Artisans from Bangladesh
Light of Hope
The thin, dirty girl sits dejectedly on the curb as pedestrians filter past her. Ten-year-old Farjana is tired and does not feel well, but she knows she must earn more money before she can go home for the day. “When I was very young, my father died,” Farjana says. “My mom was unable to manage our family by providing food and other needs for us. . . . The last 6 years I have been going to [a major intersection] for begging and earning money for my family.”
Farjana does not go to school and cannot read or write. She wants to go to school someday because “without education, there is no significance in life,” she said.
She is just one of Bangladesh’s estimated 700,000 beggars. Girls from low-income families like Farjana face many obstacles and dangers in their life—including potentially being trafficked and exploited, says worker Geri Hennerman. “They are seen as nobodies and only good for cleaning, cooking, sex, and child-bearing,” she says. “They are often beaten verbally and physically. They have little—if any—encouragement, love, correct discipline, or teaching. They do not have good female role models to follow. Many are given for marriage at extremely young ages. They are seen as objects instead of real people.”
But the Light of Hope Learning Center, which Geri started more than 6 years ago, helps prevent impoverished girls from having this dark future. The center is a day shelter that gives girls education, life skills, health care, and moral training. They are taught they are special and have great potential for living a transformed life. “They spend their days learning and growing in all areas—intellectually, morally, spiritually, physically, emotionally, and socially—instead of spending their days (and nights) out in their very dangerous and open areas, learning the ways of the world and getting into dangerous and trouble-type situations,” Geri says.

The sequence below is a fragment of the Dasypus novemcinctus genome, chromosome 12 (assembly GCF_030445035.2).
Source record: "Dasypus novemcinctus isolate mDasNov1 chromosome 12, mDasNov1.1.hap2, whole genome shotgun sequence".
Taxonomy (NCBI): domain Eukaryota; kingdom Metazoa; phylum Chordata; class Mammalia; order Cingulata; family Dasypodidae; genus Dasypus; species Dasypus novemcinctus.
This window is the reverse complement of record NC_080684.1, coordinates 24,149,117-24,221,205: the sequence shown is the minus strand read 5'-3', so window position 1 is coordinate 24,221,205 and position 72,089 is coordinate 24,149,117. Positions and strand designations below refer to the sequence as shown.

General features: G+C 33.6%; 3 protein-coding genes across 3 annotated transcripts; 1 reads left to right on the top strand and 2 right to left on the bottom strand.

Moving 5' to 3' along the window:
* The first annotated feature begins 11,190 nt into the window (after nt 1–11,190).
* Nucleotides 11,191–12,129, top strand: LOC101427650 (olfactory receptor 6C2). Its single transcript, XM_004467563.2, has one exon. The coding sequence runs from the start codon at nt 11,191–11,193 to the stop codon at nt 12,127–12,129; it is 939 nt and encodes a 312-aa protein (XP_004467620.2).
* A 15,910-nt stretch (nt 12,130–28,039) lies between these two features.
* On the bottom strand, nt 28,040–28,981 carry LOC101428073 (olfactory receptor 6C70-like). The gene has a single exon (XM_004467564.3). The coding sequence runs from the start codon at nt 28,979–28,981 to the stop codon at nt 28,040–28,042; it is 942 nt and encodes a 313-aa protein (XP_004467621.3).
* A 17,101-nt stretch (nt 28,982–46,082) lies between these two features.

In a small village in southwest Bangladesh, widows frantically search for work in order to take care of their young children. Because the widows are uneducated, they don’t possess marketable skills, and this leaves them with a bleak view of their future. But for the last several years, Peaceful Creations has partnered with the widows to sell the women’s handmade items. By creating these items, more than 50 widows are now able to stay at home with their children while earning an income.